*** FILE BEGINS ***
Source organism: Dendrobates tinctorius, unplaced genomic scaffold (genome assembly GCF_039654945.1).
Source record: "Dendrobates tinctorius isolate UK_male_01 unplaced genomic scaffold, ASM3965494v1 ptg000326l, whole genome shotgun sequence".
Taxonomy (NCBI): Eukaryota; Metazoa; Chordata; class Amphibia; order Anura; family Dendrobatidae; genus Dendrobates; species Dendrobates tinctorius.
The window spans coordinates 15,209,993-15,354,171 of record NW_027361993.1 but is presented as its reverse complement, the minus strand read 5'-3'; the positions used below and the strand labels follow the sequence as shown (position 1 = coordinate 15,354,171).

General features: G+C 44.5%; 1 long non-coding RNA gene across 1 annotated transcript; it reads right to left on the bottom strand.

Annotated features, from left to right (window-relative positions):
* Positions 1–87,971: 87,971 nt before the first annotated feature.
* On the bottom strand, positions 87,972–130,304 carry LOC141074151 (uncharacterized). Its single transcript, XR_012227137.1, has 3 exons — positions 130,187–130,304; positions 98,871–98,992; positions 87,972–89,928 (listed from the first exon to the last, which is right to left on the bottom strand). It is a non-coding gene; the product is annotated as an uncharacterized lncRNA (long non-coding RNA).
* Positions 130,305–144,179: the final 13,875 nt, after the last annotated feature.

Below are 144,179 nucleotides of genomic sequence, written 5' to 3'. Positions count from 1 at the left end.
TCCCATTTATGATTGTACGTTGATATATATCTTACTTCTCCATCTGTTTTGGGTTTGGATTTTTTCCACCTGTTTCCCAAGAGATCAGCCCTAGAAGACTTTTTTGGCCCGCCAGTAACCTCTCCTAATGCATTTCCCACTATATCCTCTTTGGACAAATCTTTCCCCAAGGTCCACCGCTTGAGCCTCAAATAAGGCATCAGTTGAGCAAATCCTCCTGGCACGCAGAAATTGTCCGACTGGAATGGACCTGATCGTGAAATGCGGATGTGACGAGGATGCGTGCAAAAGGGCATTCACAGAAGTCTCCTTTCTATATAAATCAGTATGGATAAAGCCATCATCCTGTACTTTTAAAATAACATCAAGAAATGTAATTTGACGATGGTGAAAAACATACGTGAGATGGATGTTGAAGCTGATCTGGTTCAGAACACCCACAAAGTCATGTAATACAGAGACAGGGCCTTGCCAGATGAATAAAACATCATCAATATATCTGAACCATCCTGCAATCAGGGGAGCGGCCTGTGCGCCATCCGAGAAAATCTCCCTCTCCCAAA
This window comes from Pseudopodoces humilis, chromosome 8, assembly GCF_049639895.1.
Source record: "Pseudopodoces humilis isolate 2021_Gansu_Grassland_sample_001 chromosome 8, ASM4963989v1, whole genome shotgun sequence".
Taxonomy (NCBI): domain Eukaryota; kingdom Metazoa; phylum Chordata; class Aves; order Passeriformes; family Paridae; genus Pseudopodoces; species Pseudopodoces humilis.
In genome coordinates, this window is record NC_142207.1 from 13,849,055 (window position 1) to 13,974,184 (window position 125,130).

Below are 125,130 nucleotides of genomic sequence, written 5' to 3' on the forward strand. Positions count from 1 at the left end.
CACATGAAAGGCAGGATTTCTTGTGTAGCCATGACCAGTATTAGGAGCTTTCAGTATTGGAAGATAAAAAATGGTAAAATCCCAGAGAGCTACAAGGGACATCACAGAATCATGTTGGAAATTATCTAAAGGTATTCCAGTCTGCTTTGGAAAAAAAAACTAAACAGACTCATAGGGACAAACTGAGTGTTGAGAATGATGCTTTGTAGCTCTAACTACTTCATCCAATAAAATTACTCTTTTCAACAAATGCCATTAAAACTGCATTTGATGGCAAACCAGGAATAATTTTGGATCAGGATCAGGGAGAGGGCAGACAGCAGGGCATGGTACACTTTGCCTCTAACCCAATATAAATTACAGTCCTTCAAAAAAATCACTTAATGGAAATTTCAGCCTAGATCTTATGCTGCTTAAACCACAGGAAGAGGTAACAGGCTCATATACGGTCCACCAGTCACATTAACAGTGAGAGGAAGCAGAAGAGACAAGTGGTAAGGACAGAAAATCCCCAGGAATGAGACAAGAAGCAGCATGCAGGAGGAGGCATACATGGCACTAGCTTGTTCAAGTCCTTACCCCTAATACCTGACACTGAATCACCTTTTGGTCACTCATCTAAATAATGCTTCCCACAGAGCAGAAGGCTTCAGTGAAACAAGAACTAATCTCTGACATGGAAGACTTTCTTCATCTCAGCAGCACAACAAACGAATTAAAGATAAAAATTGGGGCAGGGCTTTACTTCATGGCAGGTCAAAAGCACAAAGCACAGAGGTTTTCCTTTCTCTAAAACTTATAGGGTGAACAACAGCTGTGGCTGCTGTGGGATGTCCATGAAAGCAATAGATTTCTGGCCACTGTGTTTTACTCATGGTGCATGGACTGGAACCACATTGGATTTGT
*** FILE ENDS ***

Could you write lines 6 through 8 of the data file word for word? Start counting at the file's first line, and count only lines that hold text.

Annotated features, from left to right (window-relative positions):
* Positions 1–87,971: 87,971 nt before the first annotated feature.
* On the bottom strand, positions 87,972–130,304 carry LOC141074151 (uncharacterized). Its single transcript, XR_012227137.1, has 3 exons — positions 130,187–130,304; positions 98,871–98,992; positions 87,972–89,928 (listed from the first exon to the last, which is right to left on the bottom strand). It is a non-coding gene; the product is annotated as an uncharacterized lncRNA (long non-coding RNA).